Spin glasses and CSP: two languages, same problems

In the previous sections I presented two frameworks apparently very far apart from each other. On the one hand, the constraint satisfaction problems, originally studied in the computer science community; on the other, the Ising model for magnetic systems and its generalisation to spin glasses and disordered systems. People realised at a certain point that the two were intrinsically similar, and that all the machinery developed in one community could have been fruitfully applied by the other (for instance, the study of the worst case scenario to spin glasses and the search for a ground state in CSP).
In some cases the connection between statistical mechanics and CSP emerges in a very clear way, as a mapping between problems is possible: the parallel between solving a colouring problem and nding the ground state of an antiferromagnetic Potts model has been for instance discussed in section 1.3.4. Even more generally, CSP can be described in terms of spin glasses: in both cases, indeed, a conguration of the binary variables is chosen depending on an assigned cost function. The interactions among the variables are in both cases randomly chosen and constitute a quenched disorder of the system; the procedure of averaging over the quenched disorder represented by the explicit realisation of couplings and elds in a spin glass model is analogous to performing ensemble averages over the instances while considering rCSP. As it has been discussed, the energy level of the ground state of a spin glass is not at all trivial to determine, and it is in general larger than zero even for small systems because of the frustration emerging among the couplings. From a CSP point of view, this situation is equivalent to arm that the system is unsatisable as not all of its constraints can be matched at the same time; also in this case, one may incur in such a situation even in very small systems, such as a three variable a; b; c CSP in which we require a = b, a = c and b 6= c. These three conditions clearly cannot be satised together and the system is said to be geometrically frustrated because of the presence of such contradictory conditions.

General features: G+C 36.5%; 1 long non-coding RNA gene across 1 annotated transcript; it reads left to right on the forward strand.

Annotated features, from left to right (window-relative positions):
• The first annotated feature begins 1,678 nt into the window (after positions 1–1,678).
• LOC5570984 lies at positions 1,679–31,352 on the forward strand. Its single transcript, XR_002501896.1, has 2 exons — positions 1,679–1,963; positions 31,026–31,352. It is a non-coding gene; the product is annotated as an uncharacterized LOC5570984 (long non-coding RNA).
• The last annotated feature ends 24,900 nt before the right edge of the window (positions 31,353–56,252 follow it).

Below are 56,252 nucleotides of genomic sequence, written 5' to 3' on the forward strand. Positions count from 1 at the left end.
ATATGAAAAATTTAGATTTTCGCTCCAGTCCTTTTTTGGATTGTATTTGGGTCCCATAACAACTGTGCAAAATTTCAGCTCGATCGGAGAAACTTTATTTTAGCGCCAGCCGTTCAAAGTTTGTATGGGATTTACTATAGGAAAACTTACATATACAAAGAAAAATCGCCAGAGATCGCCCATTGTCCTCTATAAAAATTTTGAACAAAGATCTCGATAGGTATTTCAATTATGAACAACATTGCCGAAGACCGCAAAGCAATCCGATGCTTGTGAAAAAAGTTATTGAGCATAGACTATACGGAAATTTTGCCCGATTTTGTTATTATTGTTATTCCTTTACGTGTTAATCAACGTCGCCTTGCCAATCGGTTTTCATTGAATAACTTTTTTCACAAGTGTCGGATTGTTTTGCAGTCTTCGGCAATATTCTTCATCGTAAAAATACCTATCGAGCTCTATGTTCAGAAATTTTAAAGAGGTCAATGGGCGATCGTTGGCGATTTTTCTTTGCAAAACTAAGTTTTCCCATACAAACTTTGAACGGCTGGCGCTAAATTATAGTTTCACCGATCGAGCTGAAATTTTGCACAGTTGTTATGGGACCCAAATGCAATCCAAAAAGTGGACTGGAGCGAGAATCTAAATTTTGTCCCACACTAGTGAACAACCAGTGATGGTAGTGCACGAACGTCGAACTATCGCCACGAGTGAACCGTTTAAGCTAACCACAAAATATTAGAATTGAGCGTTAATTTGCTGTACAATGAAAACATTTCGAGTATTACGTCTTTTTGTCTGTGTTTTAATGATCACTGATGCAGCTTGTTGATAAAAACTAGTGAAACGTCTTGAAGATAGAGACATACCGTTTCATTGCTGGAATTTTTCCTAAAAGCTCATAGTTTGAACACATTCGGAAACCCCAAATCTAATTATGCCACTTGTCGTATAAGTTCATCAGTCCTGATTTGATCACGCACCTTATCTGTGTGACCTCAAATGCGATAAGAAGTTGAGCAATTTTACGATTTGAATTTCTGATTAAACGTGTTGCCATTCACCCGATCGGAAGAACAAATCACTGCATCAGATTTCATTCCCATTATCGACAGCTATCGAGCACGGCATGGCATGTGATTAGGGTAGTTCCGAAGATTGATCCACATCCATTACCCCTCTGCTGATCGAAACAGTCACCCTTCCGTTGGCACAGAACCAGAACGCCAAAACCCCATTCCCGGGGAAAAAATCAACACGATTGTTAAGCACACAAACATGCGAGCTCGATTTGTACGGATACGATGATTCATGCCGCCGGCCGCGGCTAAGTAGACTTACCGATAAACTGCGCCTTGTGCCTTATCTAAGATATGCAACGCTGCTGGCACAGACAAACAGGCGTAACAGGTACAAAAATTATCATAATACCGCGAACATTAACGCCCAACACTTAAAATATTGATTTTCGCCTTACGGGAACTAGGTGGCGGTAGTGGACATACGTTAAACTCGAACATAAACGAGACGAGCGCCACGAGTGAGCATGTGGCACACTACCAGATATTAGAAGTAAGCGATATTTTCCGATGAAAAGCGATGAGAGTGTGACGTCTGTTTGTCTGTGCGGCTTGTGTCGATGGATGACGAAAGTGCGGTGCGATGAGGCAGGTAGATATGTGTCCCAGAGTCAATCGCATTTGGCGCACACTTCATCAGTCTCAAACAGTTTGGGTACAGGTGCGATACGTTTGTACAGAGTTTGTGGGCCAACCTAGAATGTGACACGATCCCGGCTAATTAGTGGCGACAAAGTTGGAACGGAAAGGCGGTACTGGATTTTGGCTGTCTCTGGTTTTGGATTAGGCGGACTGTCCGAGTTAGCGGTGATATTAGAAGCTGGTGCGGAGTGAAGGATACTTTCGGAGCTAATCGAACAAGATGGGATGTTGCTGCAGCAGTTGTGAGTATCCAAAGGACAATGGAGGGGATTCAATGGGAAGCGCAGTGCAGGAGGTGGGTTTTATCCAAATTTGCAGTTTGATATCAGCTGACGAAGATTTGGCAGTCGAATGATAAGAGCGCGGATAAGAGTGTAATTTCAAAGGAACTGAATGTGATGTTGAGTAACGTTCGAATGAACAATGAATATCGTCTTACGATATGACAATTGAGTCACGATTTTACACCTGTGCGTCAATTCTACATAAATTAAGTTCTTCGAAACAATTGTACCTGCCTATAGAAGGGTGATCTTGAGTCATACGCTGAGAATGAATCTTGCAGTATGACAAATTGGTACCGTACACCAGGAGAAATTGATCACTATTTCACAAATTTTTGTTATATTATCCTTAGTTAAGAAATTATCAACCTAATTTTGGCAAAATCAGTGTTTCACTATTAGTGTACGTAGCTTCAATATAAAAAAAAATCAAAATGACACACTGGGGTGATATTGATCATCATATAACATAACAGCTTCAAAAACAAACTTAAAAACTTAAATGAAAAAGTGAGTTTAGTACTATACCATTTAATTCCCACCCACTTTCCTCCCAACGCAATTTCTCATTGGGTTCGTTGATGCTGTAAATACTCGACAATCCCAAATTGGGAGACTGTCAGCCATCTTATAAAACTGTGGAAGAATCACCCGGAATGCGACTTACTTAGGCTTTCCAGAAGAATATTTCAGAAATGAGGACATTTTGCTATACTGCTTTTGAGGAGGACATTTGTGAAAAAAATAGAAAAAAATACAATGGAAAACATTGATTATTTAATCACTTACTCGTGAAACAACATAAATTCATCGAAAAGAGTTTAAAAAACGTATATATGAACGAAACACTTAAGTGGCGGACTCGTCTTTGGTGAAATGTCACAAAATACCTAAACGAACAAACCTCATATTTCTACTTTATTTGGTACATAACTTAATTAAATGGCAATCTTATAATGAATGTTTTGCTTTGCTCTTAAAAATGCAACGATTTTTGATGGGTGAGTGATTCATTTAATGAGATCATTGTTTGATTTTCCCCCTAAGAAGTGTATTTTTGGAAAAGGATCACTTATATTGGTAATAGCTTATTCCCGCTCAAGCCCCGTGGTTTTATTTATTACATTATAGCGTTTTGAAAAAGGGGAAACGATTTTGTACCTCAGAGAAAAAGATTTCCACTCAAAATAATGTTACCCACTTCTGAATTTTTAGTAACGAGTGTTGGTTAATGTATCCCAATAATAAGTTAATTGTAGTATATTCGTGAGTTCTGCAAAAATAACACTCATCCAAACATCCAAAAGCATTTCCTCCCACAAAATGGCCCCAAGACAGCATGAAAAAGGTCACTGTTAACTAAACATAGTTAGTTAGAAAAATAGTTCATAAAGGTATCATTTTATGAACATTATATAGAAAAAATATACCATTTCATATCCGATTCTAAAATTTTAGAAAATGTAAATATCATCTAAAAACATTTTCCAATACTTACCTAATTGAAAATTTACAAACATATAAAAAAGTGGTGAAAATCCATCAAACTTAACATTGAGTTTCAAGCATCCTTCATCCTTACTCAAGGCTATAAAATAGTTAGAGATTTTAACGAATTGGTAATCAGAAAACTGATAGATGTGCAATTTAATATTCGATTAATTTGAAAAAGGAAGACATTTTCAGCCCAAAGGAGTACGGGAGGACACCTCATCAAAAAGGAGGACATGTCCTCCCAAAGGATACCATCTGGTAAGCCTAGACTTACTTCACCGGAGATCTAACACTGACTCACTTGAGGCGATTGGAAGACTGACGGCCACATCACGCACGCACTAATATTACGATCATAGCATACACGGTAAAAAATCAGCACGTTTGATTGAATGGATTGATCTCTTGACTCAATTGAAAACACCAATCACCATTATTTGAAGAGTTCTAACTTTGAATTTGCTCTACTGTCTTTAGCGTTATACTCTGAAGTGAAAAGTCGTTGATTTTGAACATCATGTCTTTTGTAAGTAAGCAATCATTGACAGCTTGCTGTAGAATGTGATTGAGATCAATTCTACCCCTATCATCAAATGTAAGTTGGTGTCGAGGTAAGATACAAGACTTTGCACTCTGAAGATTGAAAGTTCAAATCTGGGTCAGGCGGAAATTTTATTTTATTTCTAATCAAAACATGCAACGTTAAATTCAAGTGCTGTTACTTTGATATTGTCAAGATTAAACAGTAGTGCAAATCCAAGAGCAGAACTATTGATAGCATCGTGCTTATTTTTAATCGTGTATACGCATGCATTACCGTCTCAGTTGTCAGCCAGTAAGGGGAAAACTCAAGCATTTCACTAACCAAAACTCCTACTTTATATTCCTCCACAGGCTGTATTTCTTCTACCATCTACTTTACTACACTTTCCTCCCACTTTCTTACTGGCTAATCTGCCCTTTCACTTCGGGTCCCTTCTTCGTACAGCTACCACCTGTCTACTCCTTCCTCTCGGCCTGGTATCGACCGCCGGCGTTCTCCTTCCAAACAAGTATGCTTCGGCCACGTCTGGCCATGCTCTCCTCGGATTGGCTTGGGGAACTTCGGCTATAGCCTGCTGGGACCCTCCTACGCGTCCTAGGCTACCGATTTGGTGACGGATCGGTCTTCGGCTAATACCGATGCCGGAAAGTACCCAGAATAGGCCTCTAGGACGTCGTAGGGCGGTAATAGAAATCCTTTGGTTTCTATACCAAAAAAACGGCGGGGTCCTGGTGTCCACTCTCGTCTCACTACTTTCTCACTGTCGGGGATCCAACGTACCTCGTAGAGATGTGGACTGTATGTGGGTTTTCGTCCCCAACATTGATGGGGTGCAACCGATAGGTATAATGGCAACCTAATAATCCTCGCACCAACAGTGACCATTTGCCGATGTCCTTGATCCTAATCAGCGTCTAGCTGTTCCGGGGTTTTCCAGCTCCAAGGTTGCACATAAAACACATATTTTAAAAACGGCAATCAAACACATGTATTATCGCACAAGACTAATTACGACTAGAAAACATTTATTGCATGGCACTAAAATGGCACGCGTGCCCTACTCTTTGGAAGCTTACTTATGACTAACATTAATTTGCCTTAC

Table of contents :

1 Models and frameworks 
1.1 The role of models
1.2 Forward problems, inverse problems
1.2.1 Same phenomena, dierent questions
1.2.2 A more precise denition
1.3 A physics modelling framework: the Ising model
1.3.1 Motivation
1.3.2 The Ising model
1.3.3 Universality of critical phenomena
1.3.4 The generalisations
1.3.5 Inverse problems in disordered systems
1.4 A computer science modelling framework: the constraint satisfaction problems
1.4.1 Denitions and examples
1.4.2 Infeasibility of the straightforward solutions
1.4.3 The worst case scenario
1.4.4 The typical case scenario
1.5 Spin glasses, rCSP and large deviations
1.5.1 Spin glasses and CSP: two languages, same problems
1.5.2 Looking for atypical events
1.5.3 The large deviations in a simple case
1.6 Statistical mechanics for non-physics problems
1.6.1 A common framework, many elds of interest
1.6.2 Social systems
1.6.3 Economics and nance
1.6.4 Neural networks